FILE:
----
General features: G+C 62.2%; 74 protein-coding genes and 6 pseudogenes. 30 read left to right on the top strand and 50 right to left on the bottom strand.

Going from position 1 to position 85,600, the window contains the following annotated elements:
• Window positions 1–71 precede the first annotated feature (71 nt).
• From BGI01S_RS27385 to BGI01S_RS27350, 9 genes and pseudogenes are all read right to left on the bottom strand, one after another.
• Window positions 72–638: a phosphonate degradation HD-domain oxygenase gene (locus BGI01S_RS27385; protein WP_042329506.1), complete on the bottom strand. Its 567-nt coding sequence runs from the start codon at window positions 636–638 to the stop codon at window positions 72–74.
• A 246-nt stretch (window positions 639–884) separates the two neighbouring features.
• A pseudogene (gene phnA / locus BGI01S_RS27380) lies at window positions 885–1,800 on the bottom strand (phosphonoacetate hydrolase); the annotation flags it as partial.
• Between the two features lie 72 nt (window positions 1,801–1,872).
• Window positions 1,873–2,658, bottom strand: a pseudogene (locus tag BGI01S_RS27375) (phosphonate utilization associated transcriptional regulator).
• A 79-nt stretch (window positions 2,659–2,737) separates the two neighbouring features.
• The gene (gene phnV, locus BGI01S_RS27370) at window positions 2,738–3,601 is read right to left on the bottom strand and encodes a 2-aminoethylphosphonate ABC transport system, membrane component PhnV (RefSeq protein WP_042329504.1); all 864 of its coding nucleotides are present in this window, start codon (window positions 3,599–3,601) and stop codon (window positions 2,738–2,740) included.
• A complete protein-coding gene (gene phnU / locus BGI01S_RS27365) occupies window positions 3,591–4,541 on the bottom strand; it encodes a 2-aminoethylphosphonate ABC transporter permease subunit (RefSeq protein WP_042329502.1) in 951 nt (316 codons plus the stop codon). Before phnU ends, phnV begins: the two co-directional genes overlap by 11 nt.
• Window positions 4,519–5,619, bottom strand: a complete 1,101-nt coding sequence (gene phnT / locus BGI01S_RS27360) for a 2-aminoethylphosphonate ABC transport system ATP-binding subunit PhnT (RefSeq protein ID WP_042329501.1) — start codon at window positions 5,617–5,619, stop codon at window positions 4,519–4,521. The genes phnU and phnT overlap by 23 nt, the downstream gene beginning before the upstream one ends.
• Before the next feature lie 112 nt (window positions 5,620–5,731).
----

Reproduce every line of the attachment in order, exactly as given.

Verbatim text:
General features: G+C 62.2%; 74 protein-coding genes and 6 pseudogenes. 30 read left to right on the top strand and 50 right to left on the bottom strand.

Going from position 1 to position 85,600, the window contains the following annotated elements:
• Window positions 1–71 precede the first annotated feature (71 nt).
• From BGI01S_RS27385 to BGI01S_RS27350, 9 genes and pseudogenes are all read right to left on the bottom strand, one after another.
• Window positions 72–638: a phosphonate degradation HD-domain oxygenase gene (locus BGI01S_RS27385; protein WP_042329506.1), complete on the bottom strand. Its 567-nt coding sequence runs from the start codon at window positions 636–638 to the stop codon at window positions 72–74.
• A 246-nt stretch (window positions 639–884) separates the two neighbouring features.
• A pseudogene (gene phnA / locus BGI01S_RS27380) lies at window positions 885–1,800 on the bottom strand (phosphonoacetate hydrolase); the annotation flags it as partial.
• Between the two features lie 72 nt (window positions 1,801–1,872).
• Window positions 1,873–2,658, bottom strand: a pseudogene (locus tag BGI01S_RS27375) (phosphonate utilization associated transcriptional regulator).
• A 79-nt stretch (window positions 2,659–2,737) separates the two neighbouring features.
• The gene (gene phnV, locus BGI01S_RS27370) at window positions 2,738–3,601 is read right to left on the bottom strand and encodes a 2-aminoethylphosphonate ABC transport system, membrane component PhnV (RefSeq protein WP_042329504.1); all 864 of its coding nucleotides are present in this window, start codon (window positions 3,599–3,601) and stop codon (window positions 2,738–2,740) included.
• A complete protein-coding gene (gene phnU / locus BGI01S_RS27365) occupies window positions 3,591–4,541 on the bottom strand; it encodes a 2-aminoethylphosphonate ABC transporter permease subunit (RefSeq protein WP_042329502.1) in 951 nt (316 codons plus the stop codon). Before phnU ends, phnV begins: the two co-directional genes overlap by 11 nt.
• Window positions 4,519–5,619, bottom strand: a complete 1,101-nt coding sequence (gene phnT / locus BGI01S_RS27360) for a 2-aminoethylphosphonate ABC transport system ATP-binding subunit PhnT (RefSeq protein ID WP_042329501.1) — start codon at window positions 5,617–5,619, stop codon at window positions 4,519–4,521. The genes phnU and phnT overlap by 23 nt, the downstream gene beginning before the upstream one ends.
• Before the next feature lie 112 nt (window positions 5,620–5,731).